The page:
Australian Urban Health Indicators

Data assets to improve health and social infrastructure planning.
Australian Urban Health Indicators AusUrb-HI,urban health,social infrastructure planning,health infrastructure,Australian Urban Health Indicators
Project
Australian Urban Health Indicators
Project lead
AURIN
Who will benefit
Researchers, research organisations, government agencies (state and commonwealth), urban and regional planners, data analysts

Timeframe

November 2020 to October 2022

Current Phase

In progress

ARDC Co-investment

The Challenge

Improving health and social infrastructure for all Australians is an ongoing challenge for urban and regional planners and decision makers. Data is crucial to informed and evidence-based decision-making however we lack a national data asset with the health indicators required to enable this.  

The Response

The Australian Urban Health Indicators (AusUrb-HI) project is developing a suite of new indicator data assets to help improve health and social infrastructure planning in urban and regional Australia. 

The project integrates Population Health Research Network (PHRN) Health Outcomes Data with Australian Urban Research Infrastructure Network (AURIN) Health Determinants data, including demographic, socioeconomic, health service and environmental data. This improves the understanding of the health of Australian urban and regional populations.

De-identified data will be integrated in the Secure Unified Research Environment at the Sax Institute to deliver new insight by linking health outcomes and their determinants for improved health planning and decision making.

The project involves three elements.

Cancer determinants Working with the Australian Cancer Atlas, AusUrb-HI will develop indicators quantifying the association between demographic, socioeconomic, health services and environmental determinants to the incidence and survival rates for major types of cancer for urban and regional areas across Australia.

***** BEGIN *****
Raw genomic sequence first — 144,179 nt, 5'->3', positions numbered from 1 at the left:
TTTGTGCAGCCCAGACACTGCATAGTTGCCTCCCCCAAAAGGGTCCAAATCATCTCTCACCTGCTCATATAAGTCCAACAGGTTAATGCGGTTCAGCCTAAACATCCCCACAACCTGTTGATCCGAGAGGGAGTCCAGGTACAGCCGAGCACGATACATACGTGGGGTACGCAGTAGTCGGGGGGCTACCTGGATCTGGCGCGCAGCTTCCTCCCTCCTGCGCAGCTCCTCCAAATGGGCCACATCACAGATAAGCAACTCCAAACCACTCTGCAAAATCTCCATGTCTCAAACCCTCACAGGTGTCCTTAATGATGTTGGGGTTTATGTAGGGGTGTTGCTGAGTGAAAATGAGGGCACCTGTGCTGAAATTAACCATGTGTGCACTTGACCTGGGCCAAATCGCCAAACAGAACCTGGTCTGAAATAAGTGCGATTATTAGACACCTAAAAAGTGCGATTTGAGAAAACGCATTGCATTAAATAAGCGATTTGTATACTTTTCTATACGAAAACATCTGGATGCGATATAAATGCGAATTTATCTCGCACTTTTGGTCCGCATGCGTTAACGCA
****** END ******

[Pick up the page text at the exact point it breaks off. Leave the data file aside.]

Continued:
Heat health vulnerability AusUrb-HI will develop a population heat health vulnerability indicator that combines data on population demographics, socioeconomic characteristics, health and environmental conditions in order to understand the locations of greatest population vulnerability to current (and potentially future) extreme heat events.

Urban liveability and health In collaboration with the RMIT Centre for Urban Research, AusUrb-HI will generate indicators that give new insight into the liveability of Australian urban and regional areas from a health perspective.

Who Will Benefit

Researchers, research organisations, government agencies (state and commonwealth), urban and regional planners, data analysts will benefit from the project’s core features:

  • improved health planning – the new indicators and metrics generated by AusUrb-HI will provide invaluable insight to data-driven and evidence-based policy-making and planning in local, state and federal health and social infrastructure planning departments
  • improved health outcomes – improved health planning will lead to more liveable neighbourhoods, improved health services, more targeted interventions, a reduction in preventable diseases and a reduction in the economic costs associated with preventable diseases in Australia
  • ignition of transdisciplinary research – enhanced accessibility to the new indicators and computational methods will catalyse future research and projects that are extensible across regions, disciplines and health issues.

The Partners

Australian Urban Health Indicators is a collaboration between AURIN, PHRN, the ARDC and researchers.

Target Outcomes

The new indicators and metrics will provide invaluable insight to data-driven and evidence-based policy-making and planning in local, state and commonwealth health and social infrastructure planning departments. This will lead to improved health outcomes such as more liveable neighbourhoods, improved health services, more targeted interventions, a reduction in preventable diseases and a reduction in the economic costs associated with preventable diseases in Australia.

Contact the ARDC

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